Victor Garber’s Role of a Lifetime

Be it on Broadway, the Silver Screen or yourtelevision set, you have probably seen actorVictor Garber in some role or another. After all,he played Jesus in “Godspell.”

In “Sleepless in Seattle,” Garber appeared in thehilarious, movie-stealing scene with Tom Hanks andRita Wilson. And he was the Titanic’s designer in the highest-grossingmovie ever of the same name. Currently, Garber can be seen every week on the hittelevision series “Alias.”

Over 40 Years Ago He Got the Part

As a professional actor since the age of 10, Garber,now 55, is no stranger to juggling the demands ofbusy schedules and responsibilities. His biggest “role,”however, came at the age of 12.

That was when he was diagnosed with type 1 diabetes.

Living the part of a person with type 1 often requiredhim to do the seemingly impossible: balance his hecticdaily acting schedule with the rigorous challenges ofinjecting insulin and managing blood glucose withlimited technology.

The key to managing the rigors of his career anddiabetes, Garber says, is hislifelong determination.

“There was a part of me thatwas determined to succeedat what I wanted to do, so Inever let diabetes really get inthe way,” he says.

Back in those days, Garberhad to test his urine fourtimes a day in addition totaking insulin shots. But evenwith diabetes, he always keptfocused on his career.


Garber now plays Agent Jack Bristow in the hit televisionshow “Alias.”

Among other awards, Bristow was ranked number 29 in the June 2004 TV Guide list of the 50 Greatest TVDads of All Time.

As Jack Bristow, Garber performs alongside personalfriend Jennifer Garner, who plays Agent Sydney Bristow.He credits Garner and his other co-workers on the“Alias” set for helping him overcome many diabeteschallenges such as balancing meals, getting snacksduring breaks in filming and recognizing and helpinghim treat low blood glucose events.

Hypoglycemia—Not Part of the Script

Garber says he tends to be very cautious overall. Thismeans he is usually prepared to treat low blood glucoselevels should they occur while filming.

“It’s happened a couple of times when I’ve literallybeen in the middle of shooting a scene, and I starthaving trouble remembering the lines and I start tofalter,” he says. “One day I was struggling so hard, Iknew something was wrong, but I was past the point ofknowing what it was. When I was younger I could feelthe sweats coming on, but as I get older I don’t feel it asmuch.”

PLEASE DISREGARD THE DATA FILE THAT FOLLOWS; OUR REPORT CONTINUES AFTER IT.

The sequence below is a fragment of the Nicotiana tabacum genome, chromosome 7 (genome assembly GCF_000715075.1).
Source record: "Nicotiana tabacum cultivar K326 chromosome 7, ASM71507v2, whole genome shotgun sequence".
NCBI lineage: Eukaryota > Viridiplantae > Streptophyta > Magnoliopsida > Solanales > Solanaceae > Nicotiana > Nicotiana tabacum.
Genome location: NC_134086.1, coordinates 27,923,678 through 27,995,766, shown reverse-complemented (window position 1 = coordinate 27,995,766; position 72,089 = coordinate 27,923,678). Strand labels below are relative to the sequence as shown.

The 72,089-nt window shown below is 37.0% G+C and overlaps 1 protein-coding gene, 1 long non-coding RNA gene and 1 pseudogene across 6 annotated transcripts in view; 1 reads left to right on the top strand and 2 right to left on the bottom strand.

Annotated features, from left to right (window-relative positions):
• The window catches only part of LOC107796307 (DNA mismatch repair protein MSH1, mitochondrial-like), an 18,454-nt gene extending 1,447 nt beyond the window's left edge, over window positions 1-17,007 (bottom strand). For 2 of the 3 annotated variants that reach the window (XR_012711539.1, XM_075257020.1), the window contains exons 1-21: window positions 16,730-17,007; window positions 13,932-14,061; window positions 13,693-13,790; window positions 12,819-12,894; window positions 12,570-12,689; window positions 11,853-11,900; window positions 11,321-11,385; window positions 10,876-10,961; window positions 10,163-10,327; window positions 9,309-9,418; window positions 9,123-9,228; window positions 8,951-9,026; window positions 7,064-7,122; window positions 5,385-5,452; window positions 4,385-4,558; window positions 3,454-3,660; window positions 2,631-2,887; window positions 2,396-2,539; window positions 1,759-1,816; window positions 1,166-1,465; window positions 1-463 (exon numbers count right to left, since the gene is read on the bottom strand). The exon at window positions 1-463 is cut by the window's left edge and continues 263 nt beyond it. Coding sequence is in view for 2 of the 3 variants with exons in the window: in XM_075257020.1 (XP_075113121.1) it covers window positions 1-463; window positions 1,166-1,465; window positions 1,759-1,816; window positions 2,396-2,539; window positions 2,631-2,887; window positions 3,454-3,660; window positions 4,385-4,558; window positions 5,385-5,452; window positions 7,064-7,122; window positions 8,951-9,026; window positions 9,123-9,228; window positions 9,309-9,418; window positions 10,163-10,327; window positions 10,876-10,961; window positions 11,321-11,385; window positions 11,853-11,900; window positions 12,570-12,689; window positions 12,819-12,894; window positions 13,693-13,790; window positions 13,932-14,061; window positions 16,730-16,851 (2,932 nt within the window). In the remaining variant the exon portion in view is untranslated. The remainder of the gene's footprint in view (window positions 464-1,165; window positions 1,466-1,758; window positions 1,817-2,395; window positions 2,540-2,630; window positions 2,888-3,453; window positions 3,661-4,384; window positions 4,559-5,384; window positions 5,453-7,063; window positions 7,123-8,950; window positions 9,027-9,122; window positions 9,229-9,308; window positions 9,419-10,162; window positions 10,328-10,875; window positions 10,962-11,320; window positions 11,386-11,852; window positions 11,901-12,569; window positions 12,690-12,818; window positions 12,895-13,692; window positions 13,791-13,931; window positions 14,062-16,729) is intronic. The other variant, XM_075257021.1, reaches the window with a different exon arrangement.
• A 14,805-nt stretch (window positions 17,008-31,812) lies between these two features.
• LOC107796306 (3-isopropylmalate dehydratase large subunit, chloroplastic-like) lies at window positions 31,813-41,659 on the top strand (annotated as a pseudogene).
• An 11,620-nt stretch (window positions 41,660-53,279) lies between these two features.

In these situations, Garber says, he is very thankful tohis co-workers.

“On the Alias set, Jennifer really takes care of me.They’re always ready with some orange juice,” he says.“I’m so grateful for my co-workers because everyone isvery aware of [the diabetes] and they know it only takesa few minutes to treat a low.”

Garber also recalls a few occurrences of hypoglycemiaduring a musical he was working on. He kept juice nearthe stage just in case. Fortunately for Garber, one of theother cast members also had diabetes.

“It was great to have someone to talk to who understoodwhat I was going through and what it was,” Garber says.“I would check my blood glucose at intermission, or at afive-minute break. The last thing I needed was to be onstage and have a low.”

Keeping on top of low blood glucose levels is all aboutbeing prepared, says Garber, who keeps glucose tabs inhis costume when he’s working and also in his car.

On the Road

When Garber is busy filming or when acting takeshim on the road between New York and Los Angeles,preparation means everything.

“You just have to think a little more ahead and know what the daywill hold and what is needed to make it go smoothly,” he says.

No matter what, he always takes his insulin and eats breakfast in themornings. Frequent snacks are also part of his daily routine.

Works With the JDRF

Garber does work with Juvenile Diabetes Research Foundation.“I help the JDRF, doing interviews and educating people about thedisease. Talking about diabetes has always been very therapeutic andgood for me, as opposed to hiding it,” he says.

Garber met a young girl who made a strong impression on him at aJDRF event in Toronto last year.